I just want to note that these are the residual of payments for the wall of debt. If you think about it, some of the biggest payments in that category are for school deferrals, which we don’t show here because they could be paid off within Proposition 98 – the amounts that are sort of implicit in our operating surpluses. So we have proposed that they pay off huge amounts of deferrals with those one-time monies that are going to be available from 12-13 and 13-14 and even in amounts in 13-15. So, those aren’t reflected in the charts, but we actually are paying – we would propose that they pay off huge amounts of those school deferrals – a big piece of the wall of debt.
So that would be high priority for us of doing these two categories and doing them relatively soon in the first half of the forecast period.
And then we have three other categories that we know the legislature will face some pressures regarding.
The first is paying for our past commitments. These are our various retirement obligations, whether it’s CalSTRS, retiree health benefits, the UCRS – the University of California Retirement System. Just lump them all in there. We think you should – the legislature should seriously consider starting to allocate some monies to pay off some of those unfunded liabilities.
We also have maintaining existing programs. This is just providing inflation increases to those who aren’t taken care of in our operating surplus calculations – University of California, CSU [California State University], SSP [State Supplementary Payment] grants for the aged, and things like that.
And finally, we realize the legislature’s going to want to create some new commitments, whether it’s restoring somethings that they’ve cut during the last five years, expanding certain programs, adding to infrastructure spending, giving some targeted tax reductions or whatever they want to do. And so we tried to build in for those last three categories.
You see that they all incrementally grow over time because we thought it was important to take care of your one-time things or preparing for that next downturn first. As you take care of those, you free up room in later years to where if you incrementally grow those last three categories, you can commit quite a bit of monies to them by the end of the period.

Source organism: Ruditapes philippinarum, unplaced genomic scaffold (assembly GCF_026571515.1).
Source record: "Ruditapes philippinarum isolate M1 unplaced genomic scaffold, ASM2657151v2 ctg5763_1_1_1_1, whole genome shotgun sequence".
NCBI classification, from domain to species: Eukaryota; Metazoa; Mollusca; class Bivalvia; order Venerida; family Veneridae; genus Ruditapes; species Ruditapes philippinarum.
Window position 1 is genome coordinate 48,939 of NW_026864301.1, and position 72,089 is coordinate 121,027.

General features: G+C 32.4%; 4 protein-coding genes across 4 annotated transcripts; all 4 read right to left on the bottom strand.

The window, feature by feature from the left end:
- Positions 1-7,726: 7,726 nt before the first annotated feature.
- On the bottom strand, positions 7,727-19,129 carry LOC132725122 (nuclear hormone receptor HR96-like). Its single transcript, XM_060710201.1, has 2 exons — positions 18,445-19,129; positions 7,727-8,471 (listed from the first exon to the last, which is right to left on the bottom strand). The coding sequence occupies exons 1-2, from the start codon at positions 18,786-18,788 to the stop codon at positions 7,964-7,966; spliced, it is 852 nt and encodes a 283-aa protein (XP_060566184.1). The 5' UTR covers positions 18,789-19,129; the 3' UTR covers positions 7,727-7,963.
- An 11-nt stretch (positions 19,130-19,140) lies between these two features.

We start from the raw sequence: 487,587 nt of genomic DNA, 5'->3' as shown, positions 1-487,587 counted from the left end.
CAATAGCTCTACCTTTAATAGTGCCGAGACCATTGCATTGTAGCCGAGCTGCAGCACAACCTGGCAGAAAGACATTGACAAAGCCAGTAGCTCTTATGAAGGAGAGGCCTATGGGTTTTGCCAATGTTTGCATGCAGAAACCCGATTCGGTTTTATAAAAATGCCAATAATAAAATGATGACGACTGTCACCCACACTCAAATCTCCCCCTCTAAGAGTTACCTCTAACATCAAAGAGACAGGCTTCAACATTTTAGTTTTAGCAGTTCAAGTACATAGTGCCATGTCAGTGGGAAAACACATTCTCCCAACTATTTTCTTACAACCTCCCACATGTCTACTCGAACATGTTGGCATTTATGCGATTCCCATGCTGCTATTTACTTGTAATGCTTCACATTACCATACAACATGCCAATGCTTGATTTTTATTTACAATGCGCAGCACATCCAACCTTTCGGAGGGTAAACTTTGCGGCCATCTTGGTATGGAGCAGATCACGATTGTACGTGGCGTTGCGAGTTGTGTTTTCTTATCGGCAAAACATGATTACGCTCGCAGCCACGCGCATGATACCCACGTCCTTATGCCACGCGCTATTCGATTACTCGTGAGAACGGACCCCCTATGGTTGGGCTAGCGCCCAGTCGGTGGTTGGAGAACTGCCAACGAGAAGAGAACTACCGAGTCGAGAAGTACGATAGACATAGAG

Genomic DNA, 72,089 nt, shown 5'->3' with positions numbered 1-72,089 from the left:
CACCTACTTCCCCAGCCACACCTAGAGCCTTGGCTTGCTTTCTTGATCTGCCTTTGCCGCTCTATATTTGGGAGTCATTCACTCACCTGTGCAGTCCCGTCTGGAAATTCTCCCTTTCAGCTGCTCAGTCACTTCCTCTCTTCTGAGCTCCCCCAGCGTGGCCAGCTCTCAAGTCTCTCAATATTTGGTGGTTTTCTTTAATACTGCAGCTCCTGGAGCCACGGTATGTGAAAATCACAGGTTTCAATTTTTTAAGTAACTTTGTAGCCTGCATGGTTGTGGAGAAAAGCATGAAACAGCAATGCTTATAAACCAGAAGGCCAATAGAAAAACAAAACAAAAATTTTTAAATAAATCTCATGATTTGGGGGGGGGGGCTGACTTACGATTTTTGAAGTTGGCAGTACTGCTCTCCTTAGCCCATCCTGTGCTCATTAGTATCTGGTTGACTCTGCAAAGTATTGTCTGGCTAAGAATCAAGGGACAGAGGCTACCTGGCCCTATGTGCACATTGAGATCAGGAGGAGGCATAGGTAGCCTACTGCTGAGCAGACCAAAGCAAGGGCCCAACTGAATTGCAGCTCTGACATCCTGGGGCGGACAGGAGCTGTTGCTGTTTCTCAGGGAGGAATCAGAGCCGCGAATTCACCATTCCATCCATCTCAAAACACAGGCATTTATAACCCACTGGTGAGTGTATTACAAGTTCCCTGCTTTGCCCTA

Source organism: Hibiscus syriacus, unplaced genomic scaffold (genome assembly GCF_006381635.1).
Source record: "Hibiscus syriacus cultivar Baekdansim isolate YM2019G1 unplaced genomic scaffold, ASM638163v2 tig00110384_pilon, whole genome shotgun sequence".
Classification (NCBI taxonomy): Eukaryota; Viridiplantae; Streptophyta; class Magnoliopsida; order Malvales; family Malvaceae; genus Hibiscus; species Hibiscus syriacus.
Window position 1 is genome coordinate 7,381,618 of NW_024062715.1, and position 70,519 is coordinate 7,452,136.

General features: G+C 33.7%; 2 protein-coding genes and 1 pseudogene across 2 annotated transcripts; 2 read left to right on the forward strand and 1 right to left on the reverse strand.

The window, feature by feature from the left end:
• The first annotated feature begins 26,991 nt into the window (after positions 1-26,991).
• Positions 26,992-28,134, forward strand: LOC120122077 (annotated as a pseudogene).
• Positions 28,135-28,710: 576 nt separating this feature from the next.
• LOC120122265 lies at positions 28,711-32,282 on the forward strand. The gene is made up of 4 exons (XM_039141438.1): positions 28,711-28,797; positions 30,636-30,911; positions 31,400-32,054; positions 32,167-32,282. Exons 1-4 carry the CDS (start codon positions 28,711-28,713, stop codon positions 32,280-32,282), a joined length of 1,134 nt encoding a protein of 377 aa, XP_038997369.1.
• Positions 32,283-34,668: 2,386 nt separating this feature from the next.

And also if our forecast proves to be wrong – either if revenues don’t grow as rapidly or if expenditures increase more rapidly – you can more easily make adjustments and you haven’t committed to ongoing programs where it’s much tougher to kind of backtrack from those.
So, it’s just a general approach. The legislature obviously needs to place its own priorities in those categories and change those numbers. But we just think that they should think very carefully so that they much better position themselves for the next time that revenues turn down.
- WhatTheFolly.com: Transcript: Press briefing remarks by LAO Mac Taylor on California’s fiscal outlook for 2014-15 – Nov. 30, 2013
- WhatTheFolly.com: Transcript: Press briefing Q&A w/ LAO Mac Taylor on California’s fiscal outlook for 2014-15 – Part I
- WhatTheFolly.com: Transcript: Press briefing Q&A w/ LAO Mac Taylor on California’s fiscal outlook for 2014-15 – Part II
- WhatTheFolly.com: Transcript: Press briefing Q&A w/ LAO Mac Taylor on California’s fiscal outlook for 2014-15 – Part III
- WhatTheFolly.com: Transcript: Press briefing Q&A w/ LAO Mac Taylor on California’s fiscal outlook for 2014-15 – Part IV
- WhatTheFolly.com: Transcript: Press briefing Q&A w/ LAO Mac Taylor on California’s fiscal outlook for 2014-15 – Part V
- Legislative Analyst’s Office: The 2014-15 Budget: California’s Fiscal Outlook